On the other hand, strategists included Gao Shang, Yan Zhuang, Zhang Tongru, and Sun Xiaozhe.

In Assassin’s Creed, it is also a splinter cell of the Order of the Ancients that split off from the primary Golden Turtles in Tang China.

Shi Siming (703 – 761)

Shi Siming, as presented as a subordinate leader in the Yeluohe.

Shi Siming was a general of the Tang dynasty and a childhood friend of An Lushan who followed the latter on his rebellion against Tang, and who later succeeded An Lushan’s son An Qingxu as the emperor of the Yan dynasty that Lushan had established, after executing him for having betrayed his own father.

Ultimately, he was himself betrayed by his own son, Shi Chaoyi, whose subordinate Luo Yue strangled the emperor of Yan in an attempt to prevent others from rescuing him as well as to defend Chaoyi, who subsequently became the final Emperor of Yan (more on him if he comes up directly).

Gao Miao

A combined shot of Sun Xiaozhe, Gao Miao, He Qiannian, Li Qincou, and Yan Zhuang.

Alongside He Qiannian and Li Qincou, Gao Miao was ordered to guard Tumen Pass, a gateway into Hebei near to Changshan. Due to a ruse by Yan Gaoqing through which a false order called Li Qincou to Changshan, not only was Li Qincou executed, but Gao Miao and He Qiannian were captured alive on their return and transported, along with the head of Li Qincou, to the capital by Gaoqing’s son Quanming.

Continued below

He Qiannian

Alongside Gao Miao and Li Qincou, He Qiannian was ordered to guard Tumen Pass, a gateway into Hebei near to Changshan. Due to a ruse by Yan Gaoqing through which a false order called Li Qincou to Changshan, not only was Li Qincou executed, but Gao Miao and He Qiannian were captured alive on their return and transported, along with the head of Li Qincou, to the capital by Gaoqing’s son Quanming.

Li Qincou (? – 756)

Alongside Gao Miao and He Qiannian, Li Qincou was ordered to guard Tumen Pass, a gateway into Hebei near to Changshan. Due to a ruse by Yan Gaoqing through which a false order called Li Qincou to Changshan, Li was killed outside of the city walls, the rest of his party seized and executed the next day and causing the rebel troops at the pass to scatter. Not only was Li Qincou executed, but Gao Miao and He Qiannian were captured alive on their return and transported, along with the head of Li Qincou, to the capital by Gaoqing’s son Quanming.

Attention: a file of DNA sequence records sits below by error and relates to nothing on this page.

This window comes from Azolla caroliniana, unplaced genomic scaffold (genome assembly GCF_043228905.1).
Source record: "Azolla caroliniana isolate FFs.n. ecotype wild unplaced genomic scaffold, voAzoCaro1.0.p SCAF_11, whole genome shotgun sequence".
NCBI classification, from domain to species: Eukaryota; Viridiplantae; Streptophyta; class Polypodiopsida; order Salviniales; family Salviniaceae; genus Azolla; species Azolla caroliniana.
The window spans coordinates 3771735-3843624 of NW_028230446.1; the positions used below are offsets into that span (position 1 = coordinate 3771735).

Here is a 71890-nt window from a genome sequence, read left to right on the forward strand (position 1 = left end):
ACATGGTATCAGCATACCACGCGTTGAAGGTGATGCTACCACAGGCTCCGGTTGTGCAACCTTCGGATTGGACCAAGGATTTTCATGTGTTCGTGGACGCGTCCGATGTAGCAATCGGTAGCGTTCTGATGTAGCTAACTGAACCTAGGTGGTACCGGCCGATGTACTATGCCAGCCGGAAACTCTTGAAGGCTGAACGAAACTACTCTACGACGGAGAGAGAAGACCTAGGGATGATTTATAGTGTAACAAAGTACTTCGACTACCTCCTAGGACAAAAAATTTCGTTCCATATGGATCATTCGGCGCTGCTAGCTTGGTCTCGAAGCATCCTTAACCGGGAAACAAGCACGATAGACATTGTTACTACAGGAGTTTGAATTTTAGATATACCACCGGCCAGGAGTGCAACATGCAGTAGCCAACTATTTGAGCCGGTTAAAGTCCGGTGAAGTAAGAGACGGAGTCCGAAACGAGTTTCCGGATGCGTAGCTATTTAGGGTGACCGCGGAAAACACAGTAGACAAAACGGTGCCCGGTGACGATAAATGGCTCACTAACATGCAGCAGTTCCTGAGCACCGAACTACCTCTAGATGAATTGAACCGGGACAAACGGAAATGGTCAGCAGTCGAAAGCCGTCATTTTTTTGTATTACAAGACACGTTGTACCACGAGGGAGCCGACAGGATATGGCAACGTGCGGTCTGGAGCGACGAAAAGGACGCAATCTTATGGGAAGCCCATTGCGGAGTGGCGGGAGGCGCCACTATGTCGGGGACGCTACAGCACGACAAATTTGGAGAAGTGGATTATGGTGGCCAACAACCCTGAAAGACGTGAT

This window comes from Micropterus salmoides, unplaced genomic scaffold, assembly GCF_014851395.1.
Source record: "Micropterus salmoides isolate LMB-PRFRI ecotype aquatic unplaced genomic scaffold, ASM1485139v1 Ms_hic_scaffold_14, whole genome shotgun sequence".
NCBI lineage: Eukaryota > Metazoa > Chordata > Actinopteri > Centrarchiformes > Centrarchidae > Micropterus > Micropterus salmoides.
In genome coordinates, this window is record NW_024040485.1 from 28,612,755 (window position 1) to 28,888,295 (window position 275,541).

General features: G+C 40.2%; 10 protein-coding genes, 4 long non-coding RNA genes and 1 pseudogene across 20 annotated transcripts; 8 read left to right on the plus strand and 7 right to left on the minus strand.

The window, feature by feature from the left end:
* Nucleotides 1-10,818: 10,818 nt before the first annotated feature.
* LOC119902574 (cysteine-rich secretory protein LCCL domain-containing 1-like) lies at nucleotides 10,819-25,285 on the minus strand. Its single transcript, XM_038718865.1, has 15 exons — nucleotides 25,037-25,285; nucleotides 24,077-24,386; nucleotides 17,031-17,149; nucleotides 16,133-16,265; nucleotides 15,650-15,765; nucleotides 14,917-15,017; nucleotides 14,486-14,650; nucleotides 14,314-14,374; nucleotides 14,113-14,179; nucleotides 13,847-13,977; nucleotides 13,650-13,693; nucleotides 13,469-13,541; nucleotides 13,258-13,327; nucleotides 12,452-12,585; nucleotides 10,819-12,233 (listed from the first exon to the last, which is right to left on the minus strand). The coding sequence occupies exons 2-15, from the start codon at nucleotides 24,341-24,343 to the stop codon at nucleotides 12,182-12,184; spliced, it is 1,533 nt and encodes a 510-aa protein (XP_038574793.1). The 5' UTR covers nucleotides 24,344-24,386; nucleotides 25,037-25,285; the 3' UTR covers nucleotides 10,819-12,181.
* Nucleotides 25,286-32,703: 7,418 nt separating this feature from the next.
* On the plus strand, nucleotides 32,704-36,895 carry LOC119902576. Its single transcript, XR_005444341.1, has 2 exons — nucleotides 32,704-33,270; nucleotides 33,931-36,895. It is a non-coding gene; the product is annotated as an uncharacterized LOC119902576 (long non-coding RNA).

Sun Xiaozhe

Sun Xiaozhe was one of the four strategists of An Lushan by 751, alongside Rao Shang, Yan Zhuang, and Zhang Tongru. In 756, An Lushan ordered Sun Xiaozhe to have eighty three princesses, their husbands, and parties of Yang Guozhong and Gao Lishi murdered at Zongren Fang in reprisal for his already executed son An Qingzong.

Yan Zhuang

Yan Zhuang was one of An Lushan’s strategists. After the latter ascended to the Yan dynasty throne, most important matters were handled through Yan Zhuang. However, as An was beset with encroaching blindness and illnesses, he became ill-tempered and paranoid, flogging or even murdering his servants if they caused him any displeasure, with even Yan being punished at times.

Yan Gaoqing (692 – 756)

Yan Gaoqing in 755.